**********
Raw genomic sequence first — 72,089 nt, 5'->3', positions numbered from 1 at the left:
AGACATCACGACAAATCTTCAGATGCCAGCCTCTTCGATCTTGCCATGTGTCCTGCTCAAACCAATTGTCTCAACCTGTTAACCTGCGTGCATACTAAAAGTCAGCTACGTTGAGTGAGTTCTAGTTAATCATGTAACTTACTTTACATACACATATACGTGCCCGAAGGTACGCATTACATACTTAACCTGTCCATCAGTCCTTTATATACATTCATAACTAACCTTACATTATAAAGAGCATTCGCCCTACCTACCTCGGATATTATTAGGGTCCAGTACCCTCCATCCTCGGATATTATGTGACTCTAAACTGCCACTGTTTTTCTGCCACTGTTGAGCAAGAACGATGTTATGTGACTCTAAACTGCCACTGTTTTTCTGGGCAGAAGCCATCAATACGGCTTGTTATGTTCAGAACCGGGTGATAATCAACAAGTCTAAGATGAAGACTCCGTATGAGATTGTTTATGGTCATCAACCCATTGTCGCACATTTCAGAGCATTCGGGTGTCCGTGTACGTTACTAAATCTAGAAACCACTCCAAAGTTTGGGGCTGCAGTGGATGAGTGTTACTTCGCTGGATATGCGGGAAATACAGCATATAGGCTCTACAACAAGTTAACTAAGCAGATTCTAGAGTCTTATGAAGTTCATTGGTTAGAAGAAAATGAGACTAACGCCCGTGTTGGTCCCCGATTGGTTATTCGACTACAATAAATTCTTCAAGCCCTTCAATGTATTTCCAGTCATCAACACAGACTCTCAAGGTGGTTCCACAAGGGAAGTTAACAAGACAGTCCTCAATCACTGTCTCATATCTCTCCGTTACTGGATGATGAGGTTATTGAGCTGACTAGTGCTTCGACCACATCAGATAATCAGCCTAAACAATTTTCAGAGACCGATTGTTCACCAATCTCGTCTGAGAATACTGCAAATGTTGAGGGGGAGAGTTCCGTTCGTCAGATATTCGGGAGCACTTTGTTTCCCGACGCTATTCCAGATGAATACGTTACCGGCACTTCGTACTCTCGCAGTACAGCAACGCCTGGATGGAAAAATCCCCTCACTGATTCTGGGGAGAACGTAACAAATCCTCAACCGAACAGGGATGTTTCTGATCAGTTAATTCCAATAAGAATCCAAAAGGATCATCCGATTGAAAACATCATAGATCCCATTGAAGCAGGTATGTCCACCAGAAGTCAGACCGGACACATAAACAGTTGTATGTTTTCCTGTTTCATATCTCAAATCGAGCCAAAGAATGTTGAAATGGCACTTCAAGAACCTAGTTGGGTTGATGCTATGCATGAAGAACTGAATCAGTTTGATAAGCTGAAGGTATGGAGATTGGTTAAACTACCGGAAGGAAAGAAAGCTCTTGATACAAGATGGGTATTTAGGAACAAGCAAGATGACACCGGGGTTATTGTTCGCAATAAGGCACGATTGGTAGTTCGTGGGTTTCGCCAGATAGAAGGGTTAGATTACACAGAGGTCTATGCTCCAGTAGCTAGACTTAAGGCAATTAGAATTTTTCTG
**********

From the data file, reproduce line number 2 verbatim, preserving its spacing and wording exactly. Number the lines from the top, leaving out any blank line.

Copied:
AGACATCACGACAAATCTTCAGATGCCAGCCTCTTCGATCTTGCCATGTGTCCTGCTCAAACCAATTGTCTCAACCTGTTAACCTGCGTGCATACTAAAAGTCAGCTACGTTGAGTGAGTTCTAGTTAATCATGTAACTTACTTTACATACACATATACGTGCCCGAAGGTACGCATTACATACTTAACCTGTCCATCAGTCCTTTATATACATTCATAACTAACCTTACATTATAAAGAGCATTCGCCCTACCTACCTCGGATATTATTAGGGTCCAGTACCCTCCATCCTCGGATATTATGTGACTCTAAACTGCCACTGTTTTTCTGCCACTGTTGAGCAAGAACGATGTTATGTGACTCTAAACTGCCACTGTTTTTCTGGGCAGAAGCCATCAATACGGCTTGTTATGTTCAGAACCGGGTGATAATCAACAAGTCTAAGATGAAGACTCCGTATGAGATTGTTTATGGTCATCAACCCATTGTCGCACATTTCAGAGCATTCGGGTGTCCGTGTACGTTACTAAATCTAGAAACCACTCCAAAGTTTGGGGCTGCAGTGGATGAGTGTTACTTCGCTGGATATGCGGGAAATACAGCATATAGGCTCTACAACAAGTTAACTAAGCAGATTCTAGAGTCTTATGAAGTTCATTGGTTAGAAGAAAATGAGACTAACGCCCGTGTTGGTCCCCGATTGGTTATTCGACTACAATAAATTCTTCAAGCCCTTCAATGTATTTCCAGTCATCAACACAGACTCTCAAGGTGGTTCCACAAGGGAAGTTAACAAGACAGTCCTCAATCACTGTCTCATATCTCTCCGTTACTGGATGATGAGGTTATTGAGCTGACTAGTGCTTCGACCACATCAGATAATCAGCCTAAACAATTTTCAGAGACCGATTGTTCACCAATCTCGTCTGAGAATACTGCAAATGTTGAGGGGGAGAGTTCCGTTCGTCAGATATTCGGGAGCACTTTGTTTCCCGACGCTATTCCAGATGAATACGTTACCGGCACTTCGTACTCTCGCAGTACAGCAACGCCTGGATGGAAAAATCCCCTCACTGATTCTGGGGAGAACGTAACAAATCCTCAACCGAACAGGGATGTTTCTGATCAGTTAATTCCAATAAGAATCCAAAAGGATCATCCGATTGAAAACATCATAGATCCCATTGAAGCAGGTATGTCCACCAGAAGTCAGACCGGACACATAAACAGTTGTATGTTTTCCTGTTTCATATCTCAAATCGAGCCAAAGAATGTTGAAATGGCACTTCAAGAACCTAGTTGGGTTGATGCTATGCATGAAGAACTGAATCAGTTTGATAAGCTGAAGGTATGGAGATTGGTTAAACTACCGGAAGGAAAGAAAGCTCTTGATACAAGATGGGTATTTAGGAACAAGCAAGATGACACCGGGGTTATTGTTCGCAATAAGGCACGATTGGTAGTTCGTGGGTTTCGCCAGATAGAAGGGTTAGATTACACAGAGGTCTATGCTCCAGTAGCTAGACTTAAGGCAATTAGAATTTTTCTG